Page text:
Last Wednesday we hosted APL Seeds ’23, the third of our free online user meetings aimed at new and prospective users of APL. In attendance was a mix of new users and the APL-curious, as well as more experienced APLers answering questions and imparting wisdom in the chat and during the post-event meetup.
Rich Park began the meeting with an introduction to the basic syntax of the language and a sample solution to a problem from last year’s APL Problem Solving Competition – from data about the schedule of an online event, and the times people joined the event, which sessions did each user attend? He demonstrated how the thought process of a solution could map neatly onto an executable APL expression. In particular, he showed how an elegant solution tends towards using primitives directly with array argument values, as opposed to abstracting the solution for one piece and explicitly looping over the collection.
Adám Brudzewsky then explored how to remember unfamiliar ideas. He presented some mnemonic devices linking the glyphs that make up the core APL language with both the concepts that they represent and their locations on the APL keyboard. Whether they are two related concepts represented by the same symbol, or if the dyadic form is the same as monadic with a default left argument, or if two unrelated functions use the same glyph, these tricks are really useful for memorising the fundamental building blocks of APL.
We then heard about learning APL from the perspective of a non-programmer. Richard Savenije is a project director for infrastructure projects in a construction company. After a stint of programming in C at IBM, Richard decided he did not want to pursue programming any further. When he left, he took an APL manual with him, as he had been intrigued by the glyphs. It sat untouched for 28 years, until he recently decided to start learning to solve problems with APL. He told us about the new perspectives he has gained while using APL, and parallels with the type of problem solving he does in his day-to-day life.
APL media often shows the symbols, interesting approaches to algorithms, and other ways in which APL is fascinatingly unique in the world of programming languages. However, this often leaves people wondering whether they could use this in the more pedestrian tasks of automation, data processing, and application development. The final two talks of the day addressed the more practical use of APL.
You might have heard Stefan Kruger’s name before – he wrote the excellent Learning APL book and gave a presentation at APL Seeds ’22. He acknowledged that the domain of APL is largely seen as “super tight” numerical algorithms and array transformations. This year he explained the convenience of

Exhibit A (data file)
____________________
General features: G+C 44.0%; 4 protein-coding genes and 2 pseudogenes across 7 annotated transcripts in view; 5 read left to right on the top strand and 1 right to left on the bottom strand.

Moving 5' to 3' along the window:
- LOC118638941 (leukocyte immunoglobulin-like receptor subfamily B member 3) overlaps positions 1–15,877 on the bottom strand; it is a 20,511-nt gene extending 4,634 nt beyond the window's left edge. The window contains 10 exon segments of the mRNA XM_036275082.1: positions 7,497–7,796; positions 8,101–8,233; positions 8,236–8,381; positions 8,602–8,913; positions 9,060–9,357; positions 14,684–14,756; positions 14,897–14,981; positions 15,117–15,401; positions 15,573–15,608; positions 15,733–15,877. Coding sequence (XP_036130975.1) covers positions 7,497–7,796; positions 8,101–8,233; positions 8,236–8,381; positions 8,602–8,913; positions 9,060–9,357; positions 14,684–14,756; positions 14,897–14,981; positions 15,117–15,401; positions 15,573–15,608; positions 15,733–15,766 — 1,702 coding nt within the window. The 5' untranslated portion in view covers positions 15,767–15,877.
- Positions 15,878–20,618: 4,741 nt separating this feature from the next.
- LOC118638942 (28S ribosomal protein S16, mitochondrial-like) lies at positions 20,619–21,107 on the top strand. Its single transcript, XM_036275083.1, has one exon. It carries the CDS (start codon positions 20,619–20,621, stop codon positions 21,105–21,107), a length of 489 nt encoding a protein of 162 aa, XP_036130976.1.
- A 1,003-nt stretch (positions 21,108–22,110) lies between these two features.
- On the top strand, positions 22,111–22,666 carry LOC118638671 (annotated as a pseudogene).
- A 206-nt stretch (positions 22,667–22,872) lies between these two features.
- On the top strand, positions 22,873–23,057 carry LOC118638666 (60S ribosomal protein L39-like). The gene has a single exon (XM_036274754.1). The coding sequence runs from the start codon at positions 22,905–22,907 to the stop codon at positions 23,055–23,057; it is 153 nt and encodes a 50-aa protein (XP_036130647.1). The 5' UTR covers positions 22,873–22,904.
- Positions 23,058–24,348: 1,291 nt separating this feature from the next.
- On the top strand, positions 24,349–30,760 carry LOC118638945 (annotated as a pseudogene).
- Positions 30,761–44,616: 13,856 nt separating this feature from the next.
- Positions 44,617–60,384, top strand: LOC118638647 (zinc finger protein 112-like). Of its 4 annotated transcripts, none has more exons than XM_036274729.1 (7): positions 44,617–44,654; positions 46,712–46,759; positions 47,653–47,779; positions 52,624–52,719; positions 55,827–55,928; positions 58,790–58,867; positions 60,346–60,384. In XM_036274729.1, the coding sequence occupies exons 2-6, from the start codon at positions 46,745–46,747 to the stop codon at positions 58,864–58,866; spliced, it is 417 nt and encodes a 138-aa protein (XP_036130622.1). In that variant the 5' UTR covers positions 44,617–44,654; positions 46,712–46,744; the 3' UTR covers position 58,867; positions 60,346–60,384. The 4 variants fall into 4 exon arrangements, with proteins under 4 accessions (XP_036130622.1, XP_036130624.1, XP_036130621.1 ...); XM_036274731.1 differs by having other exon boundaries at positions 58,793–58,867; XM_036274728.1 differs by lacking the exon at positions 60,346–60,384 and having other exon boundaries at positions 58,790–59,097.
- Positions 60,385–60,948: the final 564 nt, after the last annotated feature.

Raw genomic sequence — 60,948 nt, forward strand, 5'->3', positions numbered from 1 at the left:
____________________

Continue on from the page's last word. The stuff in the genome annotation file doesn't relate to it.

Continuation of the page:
⎕JSON for ingesting data from external sources, and explored the creation of user commands to provide a convenient interface for performing repetitive tasks. Stefan used these to rewrite a substantial collection of (mostly Python) utility scripts as APL functions and user commands, ultimately shrinking the code by a factor of 10!
In the final presentation of the day, Josh David answered the question of “what does it look like when my APL Seeds come to fruition?” He began with a demonstration of some analysis of water potability data that turned out to look dangerous – or fake. Throughout his demonstration, we got a feeling for how to rapidly inspect and transform data to gain insights. He included plenty of very useful tips for new APLers, such as how to stop the stream of text into the session when you execute an expression that produces long output (Action > Interrupt in the Session menu…there are more tips like this on our website). Finally, he showed some full-stack graphical applications – his SQL-Browser and The Carlisle Group’s FlipDB – with examples of database connectivity, querying and analysis.
After the talks, there was an informal online meetup. This included lively discussion about many topics, including language design and terminology. We also discussed questions about teaching tacit programming, and heard perspectives from some APL beginners – if someone is learning the concept of functions for the first time, then composition of functions is probably not appropriate at that point.
We hope we were able to spark interest, give some clarity to people’s image of APL, and inspire you to start or continue learning and using APL. Relevant materials have been uploaded to the APL Seeds ’23 webpage, including links to recordings of the presentations on dyalog.tv.
- D01: The Heart of the Algorithm (28 minutes)
- D02: But How Will I Remember All Those Squiggles?! — APL Mnemonics (28 minutes)
- D03: Getting Work Done with APL (45 minutes)
- U01: Why Would a Non-Programmer Learn APL? (29 minutes)
- U02: Doing Boring Stuff in APL (54 minutes)